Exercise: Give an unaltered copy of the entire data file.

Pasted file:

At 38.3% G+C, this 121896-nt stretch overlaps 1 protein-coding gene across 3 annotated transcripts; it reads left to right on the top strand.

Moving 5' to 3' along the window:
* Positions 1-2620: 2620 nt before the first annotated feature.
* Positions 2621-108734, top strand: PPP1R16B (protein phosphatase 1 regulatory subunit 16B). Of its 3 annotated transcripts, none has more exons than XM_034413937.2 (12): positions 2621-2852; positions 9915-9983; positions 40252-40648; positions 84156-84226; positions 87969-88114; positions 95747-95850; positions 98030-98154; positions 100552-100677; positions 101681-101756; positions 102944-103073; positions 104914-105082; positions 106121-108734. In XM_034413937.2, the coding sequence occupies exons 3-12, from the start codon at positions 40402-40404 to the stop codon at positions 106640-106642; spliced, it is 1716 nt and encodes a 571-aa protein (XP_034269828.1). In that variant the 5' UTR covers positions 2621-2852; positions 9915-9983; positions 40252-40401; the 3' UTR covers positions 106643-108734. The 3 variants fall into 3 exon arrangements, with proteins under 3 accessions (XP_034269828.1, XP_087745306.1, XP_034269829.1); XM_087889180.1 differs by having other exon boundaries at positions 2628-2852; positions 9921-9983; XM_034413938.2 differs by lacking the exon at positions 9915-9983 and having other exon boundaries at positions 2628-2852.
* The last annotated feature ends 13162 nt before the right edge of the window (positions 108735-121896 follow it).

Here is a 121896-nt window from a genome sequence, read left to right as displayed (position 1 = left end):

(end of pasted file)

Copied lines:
At 38.3% G+C, this 121896-nt stretch overlaps 1 protein-coding gene across 3 annotated transcripts; it reads left to right on the top strand.

Moving 5' to 3' along the window:
* Positions 1-2620: 2620 nt before the first annotated feature.
* Positions 2621-108734, top strand: PPP1R16B (protein phosphatase 1 regulatory subunit 16B). Of its 3 annotated transcripts, none has more exons than XM_034413937.2 (12): positions 2621-2852; positions 9915-9983; positions 40252-40648; positions 84156-84226; positions 87969-88114; positions 95747-95850; positions 98030-98154; positions 100552-100677; positions 101681-101756; positions 102944-103073; positions 104914-105082; positions 106121-108734. In XM_034413937.2, the coding sequence occupies exons 3-12, from the start codon at positions 40402-40404 to the stop codon at positions 106640-106642; spliced, it is 1716 nt and encodes a 571-aa protein (XP_034269828.1). In that variant the 5' UTR covers positions 2621-2852; positions 9915-9983; positions 40252-40401; the 3' UTR covers positions 106643-108734. The 3 variants fall into 3 exon arrangements, with proteins under 3 accessions (XP_034269828.1, XP_087745306.1, XP_034269829.1); XM_087889180.1 differs by having other exon boundaries at positions 2628-2852; positions 9921-9983; XM_034413938.2 differs by lacking the exon at positions 9915-9983 and having other exon boundaries at positions 2628-2852.
* The last annotated feature ends 13162 nt before the right edge of the window (positions 108735-121896 follow it).

Here is a 121896-nt window from a genome sequence, read left to right as displayed (position 1 = left end):